The Wolf Pack, as of right now, has scheduled three home football games this season that will start during the daylight hours. The games against Toledo on Sept. 9 and Idaho State on Sept. 16 will kick off at 4 p.m. and the Battle for the Fremont Cannon against UNLV on Nov. 25 will be a good old fashioned 1 p.m. start.
With the way the Wolf Pack has promised to fill the air space above Mackay Stadium this year with footballs, that means fans will be able to get home at a reasonable hour at least three times this year.
The game against Hawaii at Mackay on Oct. 7, though, will be a different story. Expect at least 80-100 passes in that game as former Pack coach Nick Rolovich comes back to Reno as Hawaii’s head coach and tries to show off his new pass-crazy Hawaii offense. It all starts at 7:30 p.m. and will be filled with television timeouts and interruptions, which means we might have the first Wolf Pack football game in Reno that’s played on two separate days.
Last football season was billed as the year of the running back in the Mountain West. And the backs didn’t disappoint. Donnel Pumphrey of San Diego State (2,133 yards, 17 touchdowns), Brian Hill of Wyoming (1,860, 22), Nevada’s James Butler (1,336, 12), Boise State’s Jeremy McNichols (1,709, 23), New Mexico State’s Teriyon Gipson (1,269, 13) and New Mexico’s Tyrone Owens (1,097, 7) all had big years. This year, though, the Mountain West will likely fill the skies with footballs. It could be the Year of the Quarterback. Pumphrey, Hill, McNichols, Gipson and Owens are all gone and the league’s best returning back (Butler) might have to settle for blocking or going out for short passes while watching his quarterback throw the ball 40-50 times a game. Boise’s Brett Rypien, Wyoming’s Josh Allen, Colorado State’s Nick Stevens and Hawaii’s Dru Brown are the pre-season favorites to be the best quarterbacks in the league but that’s only because nobody has seen the Pack’s David Cornwell throw the ball around yet.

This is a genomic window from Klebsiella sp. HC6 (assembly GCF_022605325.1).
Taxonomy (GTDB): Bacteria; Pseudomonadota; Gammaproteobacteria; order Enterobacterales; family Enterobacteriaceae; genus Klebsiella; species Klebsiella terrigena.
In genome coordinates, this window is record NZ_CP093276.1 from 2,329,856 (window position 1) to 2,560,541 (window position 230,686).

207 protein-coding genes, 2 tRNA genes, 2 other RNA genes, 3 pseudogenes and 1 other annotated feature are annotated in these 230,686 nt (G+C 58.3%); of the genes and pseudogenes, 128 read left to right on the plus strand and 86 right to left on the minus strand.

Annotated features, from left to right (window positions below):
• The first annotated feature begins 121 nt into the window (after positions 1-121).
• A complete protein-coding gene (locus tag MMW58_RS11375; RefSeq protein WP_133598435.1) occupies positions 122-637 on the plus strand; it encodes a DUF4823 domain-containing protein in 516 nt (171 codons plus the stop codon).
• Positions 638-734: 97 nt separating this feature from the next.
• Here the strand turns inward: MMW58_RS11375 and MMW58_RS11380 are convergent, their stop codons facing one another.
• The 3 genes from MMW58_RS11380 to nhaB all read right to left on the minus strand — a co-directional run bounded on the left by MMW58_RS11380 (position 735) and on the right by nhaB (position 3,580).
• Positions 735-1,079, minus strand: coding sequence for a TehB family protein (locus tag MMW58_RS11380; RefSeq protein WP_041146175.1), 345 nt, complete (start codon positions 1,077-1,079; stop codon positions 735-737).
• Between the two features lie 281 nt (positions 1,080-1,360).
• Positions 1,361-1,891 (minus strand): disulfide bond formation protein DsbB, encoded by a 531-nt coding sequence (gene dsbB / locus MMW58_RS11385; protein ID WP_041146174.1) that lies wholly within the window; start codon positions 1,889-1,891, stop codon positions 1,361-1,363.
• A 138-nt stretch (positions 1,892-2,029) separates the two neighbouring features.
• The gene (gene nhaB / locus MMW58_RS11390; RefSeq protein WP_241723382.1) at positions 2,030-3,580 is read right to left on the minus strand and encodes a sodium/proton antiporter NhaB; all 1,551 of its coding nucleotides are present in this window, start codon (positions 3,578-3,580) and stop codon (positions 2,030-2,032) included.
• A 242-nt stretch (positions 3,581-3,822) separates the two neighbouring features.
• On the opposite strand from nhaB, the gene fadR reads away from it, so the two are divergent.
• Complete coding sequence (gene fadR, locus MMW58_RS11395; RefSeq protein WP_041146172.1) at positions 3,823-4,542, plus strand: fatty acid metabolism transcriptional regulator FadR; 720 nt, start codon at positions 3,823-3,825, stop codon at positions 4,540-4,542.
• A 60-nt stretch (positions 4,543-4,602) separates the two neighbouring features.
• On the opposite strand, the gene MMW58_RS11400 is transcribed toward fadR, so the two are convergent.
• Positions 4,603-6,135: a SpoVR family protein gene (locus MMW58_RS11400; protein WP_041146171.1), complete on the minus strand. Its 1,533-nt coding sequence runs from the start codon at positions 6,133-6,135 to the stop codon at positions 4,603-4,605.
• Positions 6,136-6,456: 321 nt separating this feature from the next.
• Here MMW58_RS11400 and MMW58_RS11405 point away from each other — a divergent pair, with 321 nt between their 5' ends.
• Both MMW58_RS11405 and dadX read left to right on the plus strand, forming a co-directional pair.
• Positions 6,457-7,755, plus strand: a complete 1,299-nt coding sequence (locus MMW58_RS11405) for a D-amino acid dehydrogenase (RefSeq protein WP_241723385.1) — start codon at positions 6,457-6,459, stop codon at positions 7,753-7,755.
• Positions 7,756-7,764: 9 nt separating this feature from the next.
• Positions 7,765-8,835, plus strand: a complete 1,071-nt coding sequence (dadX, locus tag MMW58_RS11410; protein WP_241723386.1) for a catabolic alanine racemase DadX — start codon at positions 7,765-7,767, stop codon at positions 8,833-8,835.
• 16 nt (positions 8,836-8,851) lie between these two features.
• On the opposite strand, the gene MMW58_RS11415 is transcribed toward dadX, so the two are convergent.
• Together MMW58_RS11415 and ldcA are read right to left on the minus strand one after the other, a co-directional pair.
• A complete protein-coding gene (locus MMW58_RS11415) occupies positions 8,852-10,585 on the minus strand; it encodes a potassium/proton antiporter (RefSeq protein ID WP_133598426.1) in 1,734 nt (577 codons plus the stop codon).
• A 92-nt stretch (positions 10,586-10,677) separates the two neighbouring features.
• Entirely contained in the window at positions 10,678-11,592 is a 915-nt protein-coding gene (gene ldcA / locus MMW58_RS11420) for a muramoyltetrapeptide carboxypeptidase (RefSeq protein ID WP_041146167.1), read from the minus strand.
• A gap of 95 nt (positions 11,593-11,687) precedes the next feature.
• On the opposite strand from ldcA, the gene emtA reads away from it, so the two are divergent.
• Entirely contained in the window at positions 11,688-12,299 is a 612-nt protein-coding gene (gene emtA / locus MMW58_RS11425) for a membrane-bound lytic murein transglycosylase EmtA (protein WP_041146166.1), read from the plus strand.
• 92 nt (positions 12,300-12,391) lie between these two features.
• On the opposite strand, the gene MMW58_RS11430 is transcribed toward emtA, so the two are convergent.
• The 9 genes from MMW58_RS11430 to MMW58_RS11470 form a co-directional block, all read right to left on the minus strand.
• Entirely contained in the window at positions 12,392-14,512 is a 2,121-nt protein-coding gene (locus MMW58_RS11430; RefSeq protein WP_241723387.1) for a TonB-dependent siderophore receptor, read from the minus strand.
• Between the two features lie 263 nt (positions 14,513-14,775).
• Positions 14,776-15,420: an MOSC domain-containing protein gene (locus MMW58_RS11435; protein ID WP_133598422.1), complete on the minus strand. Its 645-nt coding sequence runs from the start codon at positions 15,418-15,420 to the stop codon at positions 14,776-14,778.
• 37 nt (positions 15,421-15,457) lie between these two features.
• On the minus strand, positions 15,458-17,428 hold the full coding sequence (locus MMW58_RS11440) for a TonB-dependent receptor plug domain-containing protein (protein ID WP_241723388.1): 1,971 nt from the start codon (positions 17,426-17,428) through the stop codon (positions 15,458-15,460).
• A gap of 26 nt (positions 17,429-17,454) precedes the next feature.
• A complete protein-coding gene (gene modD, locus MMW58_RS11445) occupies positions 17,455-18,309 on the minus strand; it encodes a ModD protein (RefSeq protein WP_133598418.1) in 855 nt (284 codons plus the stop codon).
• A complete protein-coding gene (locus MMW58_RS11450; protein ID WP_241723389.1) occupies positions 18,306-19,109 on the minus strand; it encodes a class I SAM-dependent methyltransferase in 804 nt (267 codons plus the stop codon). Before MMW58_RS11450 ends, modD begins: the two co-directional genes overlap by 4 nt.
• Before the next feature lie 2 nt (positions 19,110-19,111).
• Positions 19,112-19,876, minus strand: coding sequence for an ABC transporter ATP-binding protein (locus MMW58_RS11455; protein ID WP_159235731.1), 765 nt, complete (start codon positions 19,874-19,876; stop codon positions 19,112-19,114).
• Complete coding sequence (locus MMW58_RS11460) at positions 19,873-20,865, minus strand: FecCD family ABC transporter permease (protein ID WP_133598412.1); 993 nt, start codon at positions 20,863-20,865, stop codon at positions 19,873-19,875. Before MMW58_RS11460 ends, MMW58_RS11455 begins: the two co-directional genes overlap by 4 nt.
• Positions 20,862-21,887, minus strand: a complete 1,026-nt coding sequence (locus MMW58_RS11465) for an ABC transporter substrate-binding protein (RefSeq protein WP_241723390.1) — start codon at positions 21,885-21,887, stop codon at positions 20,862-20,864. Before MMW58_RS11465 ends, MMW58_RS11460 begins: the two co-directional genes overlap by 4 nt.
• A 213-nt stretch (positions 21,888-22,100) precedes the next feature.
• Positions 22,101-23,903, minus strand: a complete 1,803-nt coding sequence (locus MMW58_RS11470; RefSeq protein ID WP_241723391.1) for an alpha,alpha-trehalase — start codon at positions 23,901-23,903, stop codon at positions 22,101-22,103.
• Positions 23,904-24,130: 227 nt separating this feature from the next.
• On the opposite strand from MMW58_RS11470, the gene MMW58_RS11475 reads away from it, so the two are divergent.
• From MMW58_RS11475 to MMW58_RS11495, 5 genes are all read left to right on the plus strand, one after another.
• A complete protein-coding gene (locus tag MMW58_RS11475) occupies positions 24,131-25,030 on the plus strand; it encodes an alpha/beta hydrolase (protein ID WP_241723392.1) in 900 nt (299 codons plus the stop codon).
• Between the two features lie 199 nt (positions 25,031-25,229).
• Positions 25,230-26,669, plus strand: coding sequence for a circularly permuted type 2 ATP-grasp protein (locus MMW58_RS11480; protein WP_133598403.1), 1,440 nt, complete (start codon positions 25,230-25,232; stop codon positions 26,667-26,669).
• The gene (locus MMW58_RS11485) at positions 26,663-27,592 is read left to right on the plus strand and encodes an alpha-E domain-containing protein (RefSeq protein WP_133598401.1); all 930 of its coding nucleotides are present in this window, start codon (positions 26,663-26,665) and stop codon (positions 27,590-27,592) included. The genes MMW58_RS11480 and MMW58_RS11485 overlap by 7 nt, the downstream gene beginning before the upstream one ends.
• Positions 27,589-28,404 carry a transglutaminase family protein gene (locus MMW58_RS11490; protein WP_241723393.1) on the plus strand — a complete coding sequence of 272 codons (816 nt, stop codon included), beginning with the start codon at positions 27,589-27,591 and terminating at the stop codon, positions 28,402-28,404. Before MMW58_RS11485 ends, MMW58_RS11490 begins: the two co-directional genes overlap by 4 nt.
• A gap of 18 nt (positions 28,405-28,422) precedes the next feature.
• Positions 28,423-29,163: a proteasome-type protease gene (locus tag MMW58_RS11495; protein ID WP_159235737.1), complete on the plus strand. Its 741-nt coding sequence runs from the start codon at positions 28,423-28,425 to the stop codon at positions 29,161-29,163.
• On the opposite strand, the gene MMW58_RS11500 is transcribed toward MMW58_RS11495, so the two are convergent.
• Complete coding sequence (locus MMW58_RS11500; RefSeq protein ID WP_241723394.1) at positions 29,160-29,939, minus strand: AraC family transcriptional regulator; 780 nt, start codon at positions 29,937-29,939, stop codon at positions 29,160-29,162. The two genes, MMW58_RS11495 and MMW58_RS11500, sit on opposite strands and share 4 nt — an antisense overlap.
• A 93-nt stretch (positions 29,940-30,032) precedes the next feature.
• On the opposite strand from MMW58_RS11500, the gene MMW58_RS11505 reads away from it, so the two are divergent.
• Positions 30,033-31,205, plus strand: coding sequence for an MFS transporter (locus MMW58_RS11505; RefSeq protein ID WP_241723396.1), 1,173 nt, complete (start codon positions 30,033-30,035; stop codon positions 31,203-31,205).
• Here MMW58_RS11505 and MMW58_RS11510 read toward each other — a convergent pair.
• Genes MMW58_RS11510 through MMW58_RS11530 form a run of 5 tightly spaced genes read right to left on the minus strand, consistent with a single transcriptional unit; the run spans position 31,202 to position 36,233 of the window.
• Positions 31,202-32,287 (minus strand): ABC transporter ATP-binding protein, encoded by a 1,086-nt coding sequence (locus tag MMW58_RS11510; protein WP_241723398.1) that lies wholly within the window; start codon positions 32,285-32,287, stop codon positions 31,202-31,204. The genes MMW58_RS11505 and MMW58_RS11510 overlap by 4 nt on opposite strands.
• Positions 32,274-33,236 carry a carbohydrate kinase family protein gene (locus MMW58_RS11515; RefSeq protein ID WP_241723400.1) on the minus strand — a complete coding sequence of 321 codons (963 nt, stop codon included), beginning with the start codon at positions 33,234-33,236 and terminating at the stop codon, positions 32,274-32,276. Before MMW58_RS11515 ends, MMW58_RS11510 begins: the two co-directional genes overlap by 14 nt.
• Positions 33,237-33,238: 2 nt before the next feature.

The NFL is cutting its overtime period from 15 to 10 minutes which means we might have a few more games end in a tie this year. Cutting off five minutes of the overtime period to save some wear and tear on players seems like a silly and meaningless move, much like baseball eliminating the pitches on an intentional walk. Few NFL games go to overtime in the first place and even fewer go 10 or more minutes in the extra quarter. What the NFL should have done was adopt a version of the college overtime. Instead of giving teams the ball at the opponents’ 25-yard line to start a drive like in college, the NFL should put the ball at the 50 and go from there. It’s important to make teams earn every point instead of giving teams an automatic field goal try without even gaining a yard like in college. There would be no ties, as well as no punts and kickoffs. They would save wear and tear on the players and increase the excitement level tremendously.
Don’t look now but Major League Baseball’s playoff races are nearly over and summer hasn’t officially started.. In the American League, the Houston Astros have all but clinched the West. The Cleveland Indians will likely win the Central because everybody else is either rebuilding or too old. The East will come down to the Yankees, Red Sox and Orioles with one of them winning the division and the other two qualifying as wild cards. In the National League the Washington Nationals are cruising to the East title and the Chicago Cubs will no doubt win the Central. The other three playoff teams will come from the West among the Los Angeles Dodgers, Colorado Rockies and Arizona Diamondbacks. There really isn’t a whole lot of drama left in baseball until the postseason starts.